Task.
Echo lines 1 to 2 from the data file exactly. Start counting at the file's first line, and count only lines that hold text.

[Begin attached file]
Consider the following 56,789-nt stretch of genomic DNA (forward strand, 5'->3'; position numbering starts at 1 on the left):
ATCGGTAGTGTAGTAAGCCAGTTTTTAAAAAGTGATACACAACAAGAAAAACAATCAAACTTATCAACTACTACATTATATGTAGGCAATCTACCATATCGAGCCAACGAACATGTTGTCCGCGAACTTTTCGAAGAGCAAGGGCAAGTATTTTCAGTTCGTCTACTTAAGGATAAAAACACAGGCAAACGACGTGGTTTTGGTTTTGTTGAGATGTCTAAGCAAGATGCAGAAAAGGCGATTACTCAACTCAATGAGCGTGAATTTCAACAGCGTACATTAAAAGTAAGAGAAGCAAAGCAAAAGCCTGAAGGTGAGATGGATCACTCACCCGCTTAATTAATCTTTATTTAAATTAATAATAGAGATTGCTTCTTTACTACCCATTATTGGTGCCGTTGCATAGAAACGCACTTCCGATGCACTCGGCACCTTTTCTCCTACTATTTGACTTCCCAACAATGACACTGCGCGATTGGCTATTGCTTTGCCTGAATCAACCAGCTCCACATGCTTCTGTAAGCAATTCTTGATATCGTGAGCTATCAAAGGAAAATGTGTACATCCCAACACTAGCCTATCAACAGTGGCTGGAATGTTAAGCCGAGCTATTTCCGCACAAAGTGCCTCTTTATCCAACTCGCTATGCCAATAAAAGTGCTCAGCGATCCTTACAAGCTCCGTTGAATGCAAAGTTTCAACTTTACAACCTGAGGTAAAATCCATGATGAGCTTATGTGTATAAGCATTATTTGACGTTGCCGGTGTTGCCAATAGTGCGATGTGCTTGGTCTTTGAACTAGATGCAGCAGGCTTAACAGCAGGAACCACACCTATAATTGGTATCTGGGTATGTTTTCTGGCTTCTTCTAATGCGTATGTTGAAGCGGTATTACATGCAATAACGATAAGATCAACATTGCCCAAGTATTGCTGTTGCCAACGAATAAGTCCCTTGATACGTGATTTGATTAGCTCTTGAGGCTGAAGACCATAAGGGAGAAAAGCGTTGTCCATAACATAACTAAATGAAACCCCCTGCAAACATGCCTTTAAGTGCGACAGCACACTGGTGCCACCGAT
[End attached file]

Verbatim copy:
Consider the following 56,789-nt stretch of genomic DNA (forward strand, 5'->3'; position numbering starts at 1 on the left):
ATCGGTAGTGTAGTAAGCCAGTTTTTAAAAAGTGATACACAACAAGAAAAACAATCAAACTTATCAACTACTACATTATATGTAGGCAATCTACCATATCGAGCCAACGAACATGTTGTCCGCGAACTTTTCGAAGAGCAAGGGCAAGTATTTTCAGTTCGTCTACTTAAGGATAAAAACACAGGCAAACGACGTGGTTTTGGTTTTGTTGAGATGTCTAAGCAAGATGCAGAAAAGGCGATTACTCAACTCAATGAGCGTGAATTTCAACAGCGTACATTAAAAGTAAGAGAAGCAAAGCAAAAGCCTGAAGGTGAGATGGATCACTCACCCGCTTAATTAATCTTTATTTAAATTAATAATAGAGATTGCTTCTTTACTACCCATTATTGGTGCCGTTGCATAGAAACGCACTTCCGATGCACTCGGCACCTTTTCTCCTACTATTTGACTTCCCAACAATGACACTGCGCGATTGGCTATTGCTTTGCCTGAATCAACCAGCTCCACATGCTTCTGTAAGCAATTCTTGATATCGTGAGCTATCAAAGGAAAATGTGTACATCCCAACACTAGCCTATCAACAGTGGCTGGAATGTTAAGCCGAGCTATTTCCGCACAAAGTGCCTCTTTATCCAACTCGCTATGCCAATAAAAGTGCTCAGCGATCCTTACAAGCTCCGTTGAATGCAAAGTTTCAACTTTACAACCTGAGGTAAAATCCATGATGAGCTTATGTGTATAAGCATTATTTGACGTTGCCGGTGTTGCCAATAGTGCGATGTGCTTGGTCTTTGAACTAGATGCAGCAGGCTTAACAGCAGGAACCACACCTATAATTGGTATCTGGGTATGTTTTCTGGCTTCTTCTAATGCGTATGTTGAAGCGGTATTACATGCAATAACGATAAGATCAACATTGCCCAAGTATTGCTGTTGCCAACGAATAAGTCCCTTGATACGTGATTTGATTAGCTCTTGAGGCTGAAGACCATAAGGGAGAAAAGCGTTGTCCATAACATAACTAAATGAAACCCCCTGCAAACATGCCTTTAAGTGCGACAGCACACTGGTGCCACCGAT